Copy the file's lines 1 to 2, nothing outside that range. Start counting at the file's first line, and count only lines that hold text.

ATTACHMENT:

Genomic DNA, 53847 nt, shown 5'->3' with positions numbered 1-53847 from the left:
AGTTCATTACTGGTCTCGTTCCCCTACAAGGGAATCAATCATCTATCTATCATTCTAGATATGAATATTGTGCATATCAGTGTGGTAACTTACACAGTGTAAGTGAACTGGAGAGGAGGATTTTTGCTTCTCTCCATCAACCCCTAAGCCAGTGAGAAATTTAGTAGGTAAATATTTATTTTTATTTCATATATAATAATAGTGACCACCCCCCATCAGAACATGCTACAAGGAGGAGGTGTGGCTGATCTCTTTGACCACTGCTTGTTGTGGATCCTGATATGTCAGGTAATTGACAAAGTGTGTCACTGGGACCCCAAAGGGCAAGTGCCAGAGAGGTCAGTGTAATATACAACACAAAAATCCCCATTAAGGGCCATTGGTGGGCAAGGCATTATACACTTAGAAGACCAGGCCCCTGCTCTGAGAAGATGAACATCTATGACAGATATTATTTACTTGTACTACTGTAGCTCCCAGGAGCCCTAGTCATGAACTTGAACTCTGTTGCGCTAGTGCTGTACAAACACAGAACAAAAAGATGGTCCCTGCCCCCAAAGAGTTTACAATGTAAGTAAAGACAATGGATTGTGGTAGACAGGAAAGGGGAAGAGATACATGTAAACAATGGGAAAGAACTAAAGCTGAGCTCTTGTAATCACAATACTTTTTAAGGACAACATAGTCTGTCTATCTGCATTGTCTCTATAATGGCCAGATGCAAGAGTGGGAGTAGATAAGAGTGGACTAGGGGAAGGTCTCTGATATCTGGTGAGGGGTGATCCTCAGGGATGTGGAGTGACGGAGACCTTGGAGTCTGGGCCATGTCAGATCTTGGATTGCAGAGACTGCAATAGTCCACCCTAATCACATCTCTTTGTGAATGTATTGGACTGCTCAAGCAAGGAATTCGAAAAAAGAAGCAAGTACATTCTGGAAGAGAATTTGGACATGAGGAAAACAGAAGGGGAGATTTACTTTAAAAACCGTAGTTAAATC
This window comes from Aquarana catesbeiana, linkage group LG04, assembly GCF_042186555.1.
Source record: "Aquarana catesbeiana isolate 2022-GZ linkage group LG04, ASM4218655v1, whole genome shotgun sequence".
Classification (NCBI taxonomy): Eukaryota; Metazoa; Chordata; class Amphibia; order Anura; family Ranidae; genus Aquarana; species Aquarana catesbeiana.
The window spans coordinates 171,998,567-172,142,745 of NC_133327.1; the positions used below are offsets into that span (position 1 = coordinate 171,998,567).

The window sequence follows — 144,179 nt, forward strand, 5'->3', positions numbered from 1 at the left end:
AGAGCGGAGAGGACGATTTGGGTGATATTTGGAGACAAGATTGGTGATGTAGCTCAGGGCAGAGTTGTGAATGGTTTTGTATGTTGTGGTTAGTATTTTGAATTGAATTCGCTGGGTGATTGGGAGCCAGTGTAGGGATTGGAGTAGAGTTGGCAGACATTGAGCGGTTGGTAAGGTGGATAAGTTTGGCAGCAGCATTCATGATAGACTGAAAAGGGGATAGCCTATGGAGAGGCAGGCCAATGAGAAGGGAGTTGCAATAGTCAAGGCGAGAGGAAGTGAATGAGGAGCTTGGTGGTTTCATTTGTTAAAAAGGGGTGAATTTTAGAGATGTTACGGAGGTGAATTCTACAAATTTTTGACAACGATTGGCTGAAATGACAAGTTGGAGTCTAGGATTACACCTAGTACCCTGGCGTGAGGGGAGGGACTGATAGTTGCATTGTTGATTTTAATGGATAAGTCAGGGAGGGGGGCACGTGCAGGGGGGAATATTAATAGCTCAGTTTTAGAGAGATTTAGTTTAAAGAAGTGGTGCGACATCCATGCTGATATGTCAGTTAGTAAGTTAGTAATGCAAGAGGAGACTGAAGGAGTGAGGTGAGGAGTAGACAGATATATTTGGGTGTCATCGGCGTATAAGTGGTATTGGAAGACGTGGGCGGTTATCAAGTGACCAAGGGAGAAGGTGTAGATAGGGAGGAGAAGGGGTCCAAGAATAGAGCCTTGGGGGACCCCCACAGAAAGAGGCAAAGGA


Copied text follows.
Genomic DNA, 53847 nt, shown 5'->3' with positions numbered 1-53847 from the left:
AGTTCATTACTGGTCTCGTTCCCCTACAAGGGAATCAATCATCTATCTATCATTCTAGATATGAATATTGTGCATATCAGTGTGGTAACTTACACAGTGTAAGTGAACTGGAGAGGAGGATTTTTGCTTCTCTCCATCAACCCCTAAGCCAGTGAGAAATTTAGTAGGTAAATATTTATTTTTATTTCATATATAATAATAGTGACCACCCCCCATCAGAACATGCTACAAGGAGGAGGTGTGGCTGATCTCTTTGACCACTGCTTGTTGTGGATCCTGATATGTCAGGTAATTGACAAAGTGTGTCACTGGGACCCCAAAGGGCAAGTGCCAGAGAGGTCAGTGTAATATACAACACAAAAATCCCCATTAAGGGCCATTGGTGGGCAAGGCATTATACACTTAGAAGACCAGGCCCCTGCTCTGAGAAGATGAACATCTATGACAGATATTATTTACTTGTACTACTGTAGCTCCCAGGAGCCCTAGTCATGAACTTGAACTCTGTTGCGCTAGTGCTGTACAAACACAGAACAAAAAGATGGTCCCTGCCCCCAAAGAGTTTACAATGTAAGTAAAGACAATGGATTGTGGTAGACAGGAAAGGGGAAGAGATACATGTAAACAATGGGAAAGAACTAAAGCTGAGCTCTTGTAATCACAATACTTTTTAAGGACAACATAGTCTGTCTATCTGCATTGTCTCTATAATGGCCAGATGCAAGAGTGGGAGTAGATAAGAGTGGACTAGGGGAAGGTCTCTGATATCTGGTGAGGGGTGATCCTCAGGGATGTGGAGTGACGGAGACCTTGGAGTCTGGGCCATGTCAGATCTTGGATTGCAGAGACTGCAATAGTCCACCCTAATCACATCTCTTTGTGAATGTATTGGACTGCTCAAGCAAGGAATTCGAAAAAAGAAGCAAGTACATTCTGGAAGAGAATTTGGACATGAGGAAAACAGAAGGGGAGATTTACTTTAAAAACCGTAGTTAAATC